Jan 17, 2017, (Research Matters):
‘We are all made of stardust’ goes the common saying. The phrase is more than just rhetoric; it alludes to the formation of atoms and molecules in the universe. Most atoms and a few molecules around us were mostly formed in the bowels of exploding stars, which then went on to form planets, oceans, living organisms and everything in between. Now, a collaborative study by Raman Research Institute (RRI), Bangalore, Indian Institute of Science (IISc), Bangalore and P. N. Lebedev Physical Institute, Moscow, is studying the processes that may have led to the formation of these molecules from the debris of the exploding stars.
Galaxies contain swirling mass of gases that eventually coalesce under gravity to form stars. “In the most common types of galaxies, like our Milky-Way, the star formation rate is between 0.5 and 1 solar masses per year, resulting in one or two supernova explosions in a century”, explains Dr. Arpita Roy, a former research student at RRI and IISc. Occasionally however, events like close-encounters or collisions with other galaxies can shake things up within a galaxy, causing the rate of star formation to shoot up by 10 or even 100 times. Such galaxies, referred to as starburst galaxies, act as an important window into the birth and evolution of stars and galaxies. “Central regions of starburst galaxies have very high densities and are called starburst nuclei. They are the hubs for very high star formation and hence are, in general, quite violent. They are also the sources of energy, momentum, mass and heavy chemical elements”, adds Dr. Roy.
The current study focused on the processes that lead to the formation of molecules in expanding shock waves caused by supernovae, called superbubbles. “Multiple coherent supernovae in the starburst nuclei create strong shocks or superbubbles. When these strong shocks move through the interstellar medium (ISM), they sweep up ISM materials and store them in dense, thin shells behind the shocks, which further cool and form molecules. These molecular clouds could then again be sites for the formation of second generation of stars”, says Dr. Roy. “It has always been surprising to see how molecules can survive in these extreme violent environments in the central regions of the starburst galaxies. Now, there can be two situations: either these molecules are the old ones, which were originally there in the parent molecular clouds, where the massive stars were initially born, or, these are the new molecules formed in-situ in the dense superbubble shells. Our model tries to understand these issues in detail and describes that molecules in observed outflows in the central regions of the starburst galaxies can be explained by in-situ molecule formation processes" she adds.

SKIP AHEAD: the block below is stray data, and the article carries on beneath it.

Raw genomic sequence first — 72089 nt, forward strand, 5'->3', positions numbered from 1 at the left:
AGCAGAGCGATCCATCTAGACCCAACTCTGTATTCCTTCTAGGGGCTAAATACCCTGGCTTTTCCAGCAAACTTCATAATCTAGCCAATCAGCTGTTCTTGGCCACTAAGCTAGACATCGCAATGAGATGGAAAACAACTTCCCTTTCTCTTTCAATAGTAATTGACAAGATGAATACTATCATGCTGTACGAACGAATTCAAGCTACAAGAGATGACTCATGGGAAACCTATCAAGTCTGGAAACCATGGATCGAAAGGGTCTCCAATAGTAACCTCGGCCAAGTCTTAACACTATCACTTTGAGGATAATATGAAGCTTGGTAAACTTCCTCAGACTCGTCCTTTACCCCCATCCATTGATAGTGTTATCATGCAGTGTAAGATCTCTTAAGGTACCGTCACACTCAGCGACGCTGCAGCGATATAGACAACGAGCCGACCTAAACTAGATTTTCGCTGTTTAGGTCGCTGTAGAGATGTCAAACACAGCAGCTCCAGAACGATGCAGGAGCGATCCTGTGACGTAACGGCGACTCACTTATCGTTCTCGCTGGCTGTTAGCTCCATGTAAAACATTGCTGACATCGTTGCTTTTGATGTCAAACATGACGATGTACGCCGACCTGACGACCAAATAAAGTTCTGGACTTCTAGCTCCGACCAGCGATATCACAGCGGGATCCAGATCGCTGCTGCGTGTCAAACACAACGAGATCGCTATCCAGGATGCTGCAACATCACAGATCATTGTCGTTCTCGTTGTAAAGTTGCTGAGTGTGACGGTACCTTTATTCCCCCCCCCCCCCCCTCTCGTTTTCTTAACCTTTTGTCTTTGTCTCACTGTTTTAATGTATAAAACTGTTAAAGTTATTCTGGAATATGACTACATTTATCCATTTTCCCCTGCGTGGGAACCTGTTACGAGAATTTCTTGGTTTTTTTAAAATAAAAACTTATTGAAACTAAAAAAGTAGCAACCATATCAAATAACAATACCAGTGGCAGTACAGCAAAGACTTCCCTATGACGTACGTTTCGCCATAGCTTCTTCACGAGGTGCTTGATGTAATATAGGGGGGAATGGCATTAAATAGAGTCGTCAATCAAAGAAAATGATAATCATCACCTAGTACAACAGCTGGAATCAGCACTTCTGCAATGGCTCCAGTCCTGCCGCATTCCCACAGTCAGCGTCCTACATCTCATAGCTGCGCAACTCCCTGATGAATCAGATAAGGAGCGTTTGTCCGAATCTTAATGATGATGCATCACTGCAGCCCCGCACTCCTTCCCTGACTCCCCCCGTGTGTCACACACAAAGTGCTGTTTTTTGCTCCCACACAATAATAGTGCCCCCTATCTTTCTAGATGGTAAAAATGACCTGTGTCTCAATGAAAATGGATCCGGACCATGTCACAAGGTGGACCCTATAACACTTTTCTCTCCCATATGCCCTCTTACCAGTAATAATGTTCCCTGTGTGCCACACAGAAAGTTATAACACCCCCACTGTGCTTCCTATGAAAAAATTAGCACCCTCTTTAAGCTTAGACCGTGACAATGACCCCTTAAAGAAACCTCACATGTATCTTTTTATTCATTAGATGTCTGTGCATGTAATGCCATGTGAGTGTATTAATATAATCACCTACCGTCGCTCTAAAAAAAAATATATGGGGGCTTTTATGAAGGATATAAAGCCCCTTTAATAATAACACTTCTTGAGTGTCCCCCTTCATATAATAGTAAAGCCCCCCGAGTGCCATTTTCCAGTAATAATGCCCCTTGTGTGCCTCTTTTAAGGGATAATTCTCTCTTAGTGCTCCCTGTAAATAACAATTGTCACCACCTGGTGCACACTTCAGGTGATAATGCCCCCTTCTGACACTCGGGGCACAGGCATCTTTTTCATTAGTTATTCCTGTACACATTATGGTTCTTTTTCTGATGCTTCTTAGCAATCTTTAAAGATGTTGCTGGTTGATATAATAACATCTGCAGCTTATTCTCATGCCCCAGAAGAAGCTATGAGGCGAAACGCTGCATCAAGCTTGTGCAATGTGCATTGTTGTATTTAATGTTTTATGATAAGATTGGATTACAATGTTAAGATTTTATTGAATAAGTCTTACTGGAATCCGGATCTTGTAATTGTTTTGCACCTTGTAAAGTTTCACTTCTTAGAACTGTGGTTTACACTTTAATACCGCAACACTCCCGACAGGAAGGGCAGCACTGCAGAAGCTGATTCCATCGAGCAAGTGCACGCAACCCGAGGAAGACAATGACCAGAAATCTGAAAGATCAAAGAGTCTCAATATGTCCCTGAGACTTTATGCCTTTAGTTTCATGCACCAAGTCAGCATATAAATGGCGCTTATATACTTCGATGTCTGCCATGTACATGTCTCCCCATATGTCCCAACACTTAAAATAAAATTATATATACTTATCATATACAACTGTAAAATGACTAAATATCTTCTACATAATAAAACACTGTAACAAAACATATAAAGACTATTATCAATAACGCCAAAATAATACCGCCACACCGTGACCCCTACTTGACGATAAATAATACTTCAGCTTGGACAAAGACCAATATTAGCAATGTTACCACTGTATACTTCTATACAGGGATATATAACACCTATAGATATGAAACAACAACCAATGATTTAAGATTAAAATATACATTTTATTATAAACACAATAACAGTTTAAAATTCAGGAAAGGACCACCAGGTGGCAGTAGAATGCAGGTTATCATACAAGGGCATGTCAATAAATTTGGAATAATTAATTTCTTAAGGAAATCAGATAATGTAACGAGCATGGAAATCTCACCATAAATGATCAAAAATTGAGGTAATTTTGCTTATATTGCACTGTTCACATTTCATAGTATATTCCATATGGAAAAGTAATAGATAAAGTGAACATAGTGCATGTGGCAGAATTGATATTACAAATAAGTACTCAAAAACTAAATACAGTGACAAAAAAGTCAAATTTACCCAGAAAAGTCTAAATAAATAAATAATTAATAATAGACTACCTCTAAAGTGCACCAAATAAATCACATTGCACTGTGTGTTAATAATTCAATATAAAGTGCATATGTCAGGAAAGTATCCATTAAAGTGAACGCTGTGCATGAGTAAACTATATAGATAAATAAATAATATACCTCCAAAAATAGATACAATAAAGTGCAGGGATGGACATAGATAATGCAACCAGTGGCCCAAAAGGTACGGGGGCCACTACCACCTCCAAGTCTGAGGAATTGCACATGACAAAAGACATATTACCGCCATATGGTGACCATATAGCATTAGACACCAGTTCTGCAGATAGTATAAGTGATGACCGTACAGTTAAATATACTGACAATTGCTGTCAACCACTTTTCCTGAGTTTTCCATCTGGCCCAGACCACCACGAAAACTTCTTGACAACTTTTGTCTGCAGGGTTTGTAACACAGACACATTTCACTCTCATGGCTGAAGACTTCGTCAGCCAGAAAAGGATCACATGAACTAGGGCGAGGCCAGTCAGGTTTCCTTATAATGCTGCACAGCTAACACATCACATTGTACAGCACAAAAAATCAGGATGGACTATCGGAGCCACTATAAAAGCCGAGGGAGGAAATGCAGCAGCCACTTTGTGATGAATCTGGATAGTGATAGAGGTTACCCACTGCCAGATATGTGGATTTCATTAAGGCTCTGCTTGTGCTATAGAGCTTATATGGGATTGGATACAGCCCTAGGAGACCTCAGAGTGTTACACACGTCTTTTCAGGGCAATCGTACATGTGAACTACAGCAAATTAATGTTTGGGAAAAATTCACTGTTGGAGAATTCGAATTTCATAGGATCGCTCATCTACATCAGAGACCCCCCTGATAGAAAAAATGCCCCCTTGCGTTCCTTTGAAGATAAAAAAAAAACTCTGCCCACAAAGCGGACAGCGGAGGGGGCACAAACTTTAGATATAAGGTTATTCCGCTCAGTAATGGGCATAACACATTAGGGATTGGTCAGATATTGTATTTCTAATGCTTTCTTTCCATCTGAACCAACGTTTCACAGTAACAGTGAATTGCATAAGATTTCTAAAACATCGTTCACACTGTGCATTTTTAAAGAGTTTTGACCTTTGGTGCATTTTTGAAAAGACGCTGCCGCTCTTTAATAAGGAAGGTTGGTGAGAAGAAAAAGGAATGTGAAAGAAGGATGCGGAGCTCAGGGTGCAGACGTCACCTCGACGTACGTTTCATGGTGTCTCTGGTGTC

The researchers proposed a simplified model in which superbubbles are considered to be roughly spherical in shape. Further, other factors such as the dynamics (velocity), the density and temperature of such a spherical superbubble are calculated. With these values entered in to the model, the researchers ran simulations to predict the processes, which lead to molecule formation. “We performed numerical hydrodynamic simulations with proper numerical descriptions of thermodynamics with all relevant heating (cosmic-ray heating, photo-electric heating, ionising radiation, dust emission etc.) and cooling mechanisms, which then determines the conditions for efficient molecule formation”, explains Prof. Yuri Shchekinov, a Professor at P. N. Lebedev Physical Institute. This model of molecule formation is a collective effort by Prof. Biman Nath at RRI, Prof. Prateek Sharma at IISc along with Dr. Roy and Prof. Yuri Shchekinov
Although a simple model, the simulations matched the observations of molecular outflows in superbubbles with simple spherical morphology. This further confirmed the accuracy of the proposed model and hence the processes which govern molecule formation within a starburst nuclei. The proposed model opens up the prospect of studying other aspects of galaxies and the Universe as a whole. “The detailed information of mass, energy and transport of heavy elements to the interstellar medium (ISM) help us study the overall evolution of the ISM of the host galaxies. These heavy elements may sometimes also enrich the intergalactic medium (IGM) via superbubble evolutions. Therefore, for many astrophysical purposes, such as how stars form and evolve to affect the evolution of the ISM and also the Universe in general, starburst nuclei are the most important experimental sites”, concludes Dr. Roy.